Mississippi Catholic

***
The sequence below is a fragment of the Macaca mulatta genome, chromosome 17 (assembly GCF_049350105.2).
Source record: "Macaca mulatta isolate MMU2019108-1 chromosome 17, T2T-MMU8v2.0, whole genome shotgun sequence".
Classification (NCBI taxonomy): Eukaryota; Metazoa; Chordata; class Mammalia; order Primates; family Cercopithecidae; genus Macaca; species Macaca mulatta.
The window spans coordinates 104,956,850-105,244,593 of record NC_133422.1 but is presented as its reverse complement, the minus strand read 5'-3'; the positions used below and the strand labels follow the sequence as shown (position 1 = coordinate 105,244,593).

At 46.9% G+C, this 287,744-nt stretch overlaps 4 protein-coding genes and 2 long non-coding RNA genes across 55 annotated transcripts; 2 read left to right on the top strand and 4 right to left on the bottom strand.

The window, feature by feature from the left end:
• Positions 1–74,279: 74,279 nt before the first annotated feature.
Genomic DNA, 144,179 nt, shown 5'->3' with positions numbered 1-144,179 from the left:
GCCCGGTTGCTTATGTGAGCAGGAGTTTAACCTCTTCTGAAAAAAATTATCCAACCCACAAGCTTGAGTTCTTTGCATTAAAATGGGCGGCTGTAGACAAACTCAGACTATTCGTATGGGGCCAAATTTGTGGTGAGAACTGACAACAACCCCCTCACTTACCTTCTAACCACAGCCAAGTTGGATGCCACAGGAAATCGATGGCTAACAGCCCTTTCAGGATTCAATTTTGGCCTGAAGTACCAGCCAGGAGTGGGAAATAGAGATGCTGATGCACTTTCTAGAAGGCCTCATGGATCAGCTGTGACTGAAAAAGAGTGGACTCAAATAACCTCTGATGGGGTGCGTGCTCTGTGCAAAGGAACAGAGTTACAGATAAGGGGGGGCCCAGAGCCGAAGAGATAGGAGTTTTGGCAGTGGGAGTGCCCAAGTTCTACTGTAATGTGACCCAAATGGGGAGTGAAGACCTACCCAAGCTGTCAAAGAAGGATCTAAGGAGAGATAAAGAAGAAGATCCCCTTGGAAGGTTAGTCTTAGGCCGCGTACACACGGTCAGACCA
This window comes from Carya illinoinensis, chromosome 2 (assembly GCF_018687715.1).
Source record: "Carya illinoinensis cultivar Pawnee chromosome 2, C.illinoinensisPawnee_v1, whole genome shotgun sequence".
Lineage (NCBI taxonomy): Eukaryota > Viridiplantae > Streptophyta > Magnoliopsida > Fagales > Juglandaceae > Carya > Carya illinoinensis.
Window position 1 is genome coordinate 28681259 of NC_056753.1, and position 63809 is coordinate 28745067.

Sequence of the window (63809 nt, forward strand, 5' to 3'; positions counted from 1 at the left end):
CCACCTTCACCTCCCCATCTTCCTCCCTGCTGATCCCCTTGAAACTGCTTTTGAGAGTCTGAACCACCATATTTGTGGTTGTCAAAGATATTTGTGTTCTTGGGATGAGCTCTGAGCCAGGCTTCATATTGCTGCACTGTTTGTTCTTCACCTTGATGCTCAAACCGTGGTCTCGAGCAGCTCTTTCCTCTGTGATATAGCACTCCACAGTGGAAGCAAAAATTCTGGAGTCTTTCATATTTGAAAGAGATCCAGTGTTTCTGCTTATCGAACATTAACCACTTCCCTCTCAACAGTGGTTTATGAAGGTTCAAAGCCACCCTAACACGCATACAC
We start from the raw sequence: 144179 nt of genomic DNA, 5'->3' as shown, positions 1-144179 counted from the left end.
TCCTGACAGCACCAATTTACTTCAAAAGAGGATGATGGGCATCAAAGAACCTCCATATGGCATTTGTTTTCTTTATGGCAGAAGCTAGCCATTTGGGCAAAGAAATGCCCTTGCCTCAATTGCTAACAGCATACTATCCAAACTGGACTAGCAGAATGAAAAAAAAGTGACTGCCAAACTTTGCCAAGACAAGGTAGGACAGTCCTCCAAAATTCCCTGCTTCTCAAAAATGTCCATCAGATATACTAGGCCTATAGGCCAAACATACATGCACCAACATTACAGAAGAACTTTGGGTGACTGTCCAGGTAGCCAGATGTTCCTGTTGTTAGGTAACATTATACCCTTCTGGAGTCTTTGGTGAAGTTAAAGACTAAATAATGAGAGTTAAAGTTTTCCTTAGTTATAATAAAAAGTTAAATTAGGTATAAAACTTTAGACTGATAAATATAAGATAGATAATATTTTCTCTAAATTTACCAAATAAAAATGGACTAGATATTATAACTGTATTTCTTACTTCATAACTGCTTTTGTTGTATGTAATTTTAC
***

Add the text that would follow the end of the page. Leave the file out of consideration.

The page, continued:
1 2 Columns REFLECTI ONS ON L I FE B y M elvin A rrington When I was in college in the late 1960s one of the recordings that received a lot of airtime on the radio was “Turn! Turn! Turn!” by the Byrds. The song, based on the first eight verses of Ecclesiastes chapter three, tells us there’s a time for everything. It ends with “a time for peace, I swear it’s not too late,” a line that was to those of my generation a direct reference to the Vietnam War. No, it’s not too late for peace. We still need it in our country today, especially as the COVID-19 virus con- tinues to spread. During these days of quarantine, soon to be measured in months, we have witnessed food rationing, hoarding and social distancing, the latter a practice totally contrary to the best instincts of human nature. Other public health restrictions on the size of gatherings have even resulted in the closing of church- es. These situations have created a great deal of unrest and uncertainly and, among some, even panic. Yes, we need peace in our country today, but most of all we need it in our hearts. In the Sermon on the Mount Jesus proclaimed, “Blessed are the peacemakers.” (Matthew 5:9) If we want to take on that role, we must first be at rest in our innermost be- ing. And true peace, the third of the Fruits of the Spirit, can only come to those who have a personal relationship with Jesus. Everyone longs for tranquility in at least some as- pect of life – in our country, at the workplace, in the home – and we all long for peace of mind. But more importantly, what we real- ly desire is peace of soul, that inner calm in the face of all life’s storms. So, how is it possible to attain it? Certainly not by attempting to forge it through our own efforts. There’s only one way, by surrender. Jesus said, “whoever loses his life for my sake will find it.” (Matthew 10:39) If we believe what He said, St. Paul’s paradoxical statement, “When I am weak, then I am strong” (II Corinthians 12:10) actually makes sense. People often say there’s no need to worry about things beyond our control. That’s easier said than done. Nevertheless, whatever burden I’m carrying, I need to give it up, and surrender it to Jesus. He’s in control, and He can handle things a lot better than I can. What He offers is a supernatural form of peace, one that “surpasses all understanding.” (Philippians 4:7) So, when life becomes overwhelming, we ought to rely on His promises: “Peace I leave with you; my peace I give you. I do not give to you as the world gives. Do not let your hearts be troubled and do not be afraid.” (John 14:27) No, the world can’t fulfill our deepest longings. Only Christ can do that. The current crisis will one day pass, and another will take its place. We all had to change the way we live after 9/11, and we’re going to have to make even more adjust- ments in the wake of the current pandemic. Right now, the whole world is in exile. We’re all ex- periencing isolation and separation from friends, neigh- bors, even family. Yet, despite these impositions, we now find ourselves with a lot of free time for reflection on the things that really matter. These days when I read and ponder Old Testament passages concerning the Babylonian captivity, those readings now suddenly seem relevant to modern times. And I’m beginning to have a better understanding of the loneliness and despair that many nursing home residents deal with on a daily basis. I’ve also developed a greater empathy for Central Amer- ican refugees who find themselves separated from their loved ones. Dire situations faced by others always take on greater urgency when we are forced to experience those things for ourselves. But hard times also bring out the inventiveness and ingenuity of the human spirit. Think of all the humorous responses we have seen to this crisis. That doesn’t mean the internet wits who created all those funny videos, pictures, drawings and sayings are not taking this virus seriously; on the contrary, they are using their creative talents to bring us together and make us strong. This is not about politics; it’s about health – mental, physical, and spiritual – and it’s about being at peace. Yet, in spite of all the trials we face at the present moment, hope remains. At the conclusion of his lives- treamed Easter 2020 Music for Hope concert from the Duomo di Milano, Andrea Bocelli walked out the doors of the empty cathedral to the deserted piazza facing it, and there he sang “Amazing Grace.” Especially moving was his inclusion of this often-omitted verse: Yea, when this flesh and heart shall fail, And mortal life shall cease, I shall possess, within the veil, A life of joy and peace. Everlasting peace, that’s the prize. “Lamb of God, you take away the sins of the world, grant us peace.” ( Melvin Arrington is a Professor Emeritus of Modern Languages for the University of Mississippi and a member of St. John Oxford.) THINGS OLD AND NEW B y R uth P owers In the long tradition of the church, the month of May has been traditionally devoted our Blessed Mother. The catholic devotion that is probably most closely connect- ed to her is the rosary, so let’s take a look at how that form of prayer developed. Catholics are not the first people to pray using beads. Beads or knotted cords were used by Hindus and Bud- dhists to keep track of prayers long before they advent of Christianity. In Christian practice the Desert Fathers in the third century were known to use stones or knot- ted “prayer ropes” to keep track of their daily recitation of the 150 psalms. A little later in the Eastern church the Jesus Prayer (“Lord Jesus Christ, Son of God, have mercy on me”) became popular and was repeated over and over while counting beads. In the Middle Ages the common people, who were often illiterate, wished to join in some way with the devotional prayer taking place in monasteries, where recitation of the 150 psalms was done daily. Since most people know the Our Father, they began to use strings of beads (called paternosters for the first words of the prayer) to count out the recitation of 150 Our Fathers in place of the psalms. In fact, the word bead, comes from the Old English word “bede,” which means prayer. These beads, and the prayers that went with them were sometimes called the poor man’s breviary. The prayer most closely associated with the rosary, the Hail Mary, took over a thousand years to reach its modern form. The earliest version simply added the name of Mary to the words spoken by the angel in Luke 1:28. Repeating this phrase while counting 150 beads was popularized by Pope Gregory the Great (590- 604). The second phrase from Luke 1:42 began to be added sometime between then and the early 13th century. The final petition (Holy Mary, mother of God, etc.) was added by St. Peter Cani- sius in his first catechism in 1555 and finalized in the Catechism of the Council of Trent in 1566. Another development in the monasteries, that of add- ing a phrase relating to the life of Christ and His mother after each of the 150 psalms, led to the development of the mysteries of the rosary. These were simplified into the Joyful, Sorrowful, and Glorious Mysteries in the late 15th and early 16th centuries. In 1569 Pope St. Pius V officially promulgated the rosary in the form we know now: 15 decades of Hail Marys introduced by the Our Father and concluded with the Glory Be, along with the 15 mysteries. The rosary remained unchanged for over 400 years until 2002, when Pope St. John Paul II introduced a fourth set of mysteries, the Luminous Mysteries. These mysteries add events of Christ’s public ministry to the meditations of the rosary. In his Apostolic Letter Rosarium Virginis Mariae , he proposed including events from Jesus minis- try to help catholics enter more fully into the life of Jesus through the rosary. Another addition to the rosary, although unofficial, occurred as a result of the appearances of Mary at Fati- ma in 1917. Mary told the three children who saw her to pray for world peace by reciting the rosary every day. She also asked the children to add a short prayer at the end of each decade: “O my Jesus, forgive us our sins, save us from the fires of hell; lead all souls to heaven, especially those in most need of thy mercy.” Many cath- olics today incorporate this prayer into the rosary. No discussion of the rosary would be complete with- out mention of St. Dominic Guzman (died 1221). There is a tradition that he devised the rosary as we know it after a vision of the Blessed Mother. The first written mention of this did not come until more than 250 years later in 1495 when it was mentioned by Pope Alexander VI as a “pious belief.” Scholars tend to doubt the story, as there are no mentions of it in the earliest accounts of Dominic’s life or in the Domini- can constitutions, and paintings of St. Dominic from his lifetime and shortly after do not include it as a symbol to identify the saint. What cannot be doubted is that St. Dom- inic had great devotion to Mary, which he used effectively in his crusade to convert the Albigensian heretics in France and Italy, and may well have used the version of the rosary available in his time. However, we have seen that the form of the rosary that most cath- olics recognize today was the result of a long process of development culminating long after Dominic’s death. Some scholars think that this belief tying St. Dominic to the rosary may be due to confusing him early on with Dominic of Prussia, who did a great deal to promote the idea of meditating on the mysteries in the early 15th century). What we cannot doubt is that the rosary at all its stages of development has been a valuable practice for enriching the spiritual life of catholics. (Ruth is the Program Coordinator for St. Mary Basilica Parish in Natchez. She has over 35 years’ experience as a catechist and theology teacher at all levels from preschool to graduate school.) A time for peace MAY 8, 2020 MISSISSIPPI CATHOLIC Praying by the bead